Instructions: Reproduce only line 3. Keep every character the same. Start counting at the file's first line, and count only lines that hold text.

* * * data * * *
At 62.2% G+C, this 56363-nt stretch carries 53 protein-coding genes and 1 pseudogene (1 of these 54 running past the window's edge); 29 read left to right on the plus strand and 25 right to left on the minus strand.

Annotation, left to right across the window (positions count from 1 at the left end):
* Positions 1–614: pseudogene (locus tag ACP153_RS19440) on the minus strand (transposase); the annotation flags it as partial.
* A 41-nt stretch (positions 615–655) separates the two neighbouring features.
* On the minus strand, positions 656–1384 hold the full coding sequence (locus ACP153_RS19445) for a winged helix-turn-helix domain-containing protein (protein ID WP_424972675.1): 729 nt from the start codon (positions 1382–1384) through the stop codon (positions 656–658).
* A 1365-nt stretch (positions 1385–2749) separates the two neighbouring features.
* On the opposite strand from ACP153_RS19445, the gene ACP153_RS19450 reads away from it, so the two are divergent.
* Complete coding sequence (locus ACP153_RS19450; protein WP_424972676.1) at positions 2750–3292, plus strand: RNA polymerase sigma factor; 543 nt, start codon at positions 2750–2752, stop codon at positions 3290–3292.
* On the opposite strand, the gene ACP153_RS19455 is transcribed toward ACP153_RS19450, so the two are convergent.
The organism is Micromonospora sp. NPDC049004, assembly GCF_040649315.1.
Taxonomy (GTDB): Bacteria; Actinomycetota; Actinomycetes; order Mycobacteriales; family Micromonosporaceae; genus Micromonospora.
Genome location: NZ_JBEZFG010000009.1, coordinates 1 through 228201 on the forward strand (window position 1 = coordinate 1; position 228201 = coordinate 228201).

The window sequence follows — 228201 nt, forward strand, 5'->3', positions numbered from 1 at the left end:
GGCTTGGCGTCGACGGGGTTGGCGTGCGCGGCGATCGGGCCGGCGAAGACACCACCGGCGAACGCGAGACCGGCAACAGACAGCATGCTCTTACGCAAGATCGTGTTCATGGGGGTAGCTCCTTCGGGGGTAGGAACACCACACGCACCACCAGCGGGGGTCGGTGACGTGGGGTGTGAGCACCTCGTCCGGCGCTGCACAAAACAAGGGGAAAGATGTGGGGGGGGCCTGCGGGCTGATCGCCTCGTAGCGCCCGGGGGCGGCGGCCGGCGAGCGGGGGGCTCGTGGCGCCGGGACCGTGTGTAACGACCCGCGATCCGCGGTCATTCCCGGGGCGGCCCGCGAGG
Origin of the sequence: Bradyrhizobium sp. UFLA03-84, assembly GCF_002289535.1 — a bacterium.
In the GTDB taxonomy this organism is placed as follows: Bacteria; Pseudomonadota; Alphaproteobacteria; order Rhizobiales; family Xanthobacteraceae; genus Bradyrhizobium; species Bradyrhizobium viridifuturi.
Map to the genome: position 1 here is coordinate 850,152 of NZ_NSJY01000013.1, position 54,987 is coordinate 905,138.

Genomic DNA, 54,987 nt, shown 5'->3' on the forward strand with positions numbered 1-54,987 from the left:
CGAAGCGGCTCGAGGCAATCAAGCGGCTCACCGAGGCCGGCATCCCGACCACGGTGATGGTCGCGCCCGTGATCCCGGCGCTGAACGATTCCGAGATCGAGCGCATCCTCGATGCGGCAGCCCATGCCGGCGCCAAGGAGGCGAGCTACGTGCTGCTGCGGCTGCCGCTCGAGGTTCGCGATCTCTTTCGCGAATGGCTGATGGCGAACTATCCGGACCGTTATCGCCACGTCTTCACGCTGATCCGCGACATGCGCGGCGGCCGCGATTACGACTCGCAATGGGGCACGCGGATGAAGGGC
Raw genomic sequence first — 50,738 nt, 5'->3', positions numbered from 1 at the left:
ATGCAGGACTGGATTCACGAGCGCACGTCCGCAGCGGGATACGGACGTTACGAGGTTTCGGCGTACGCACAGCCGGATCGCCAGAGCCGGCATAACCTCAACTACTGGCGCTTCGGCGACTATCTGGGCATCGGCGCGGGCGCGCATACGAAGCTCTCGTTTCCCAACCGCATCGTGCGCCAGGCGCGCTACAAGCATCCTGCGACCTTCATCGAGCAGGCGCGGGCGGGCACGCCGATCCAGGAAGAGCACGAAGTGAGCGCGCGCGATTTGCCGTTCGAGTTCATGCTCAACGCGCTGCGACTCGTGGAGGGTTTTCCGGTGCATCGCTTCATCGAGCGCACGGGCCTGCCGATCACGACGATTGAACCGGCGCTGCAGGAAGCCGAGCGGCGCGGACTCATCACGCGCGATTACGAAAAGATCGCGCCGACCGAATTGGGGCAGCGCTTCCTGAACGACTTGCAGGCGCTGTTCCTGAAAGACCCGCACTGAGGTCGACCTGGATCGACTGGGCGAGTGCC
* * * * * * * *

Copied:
* Positions 1–614: pseudogene (locus tag ACP153_RS19440) on the minus strand (transposase); the annotation flags it as partial.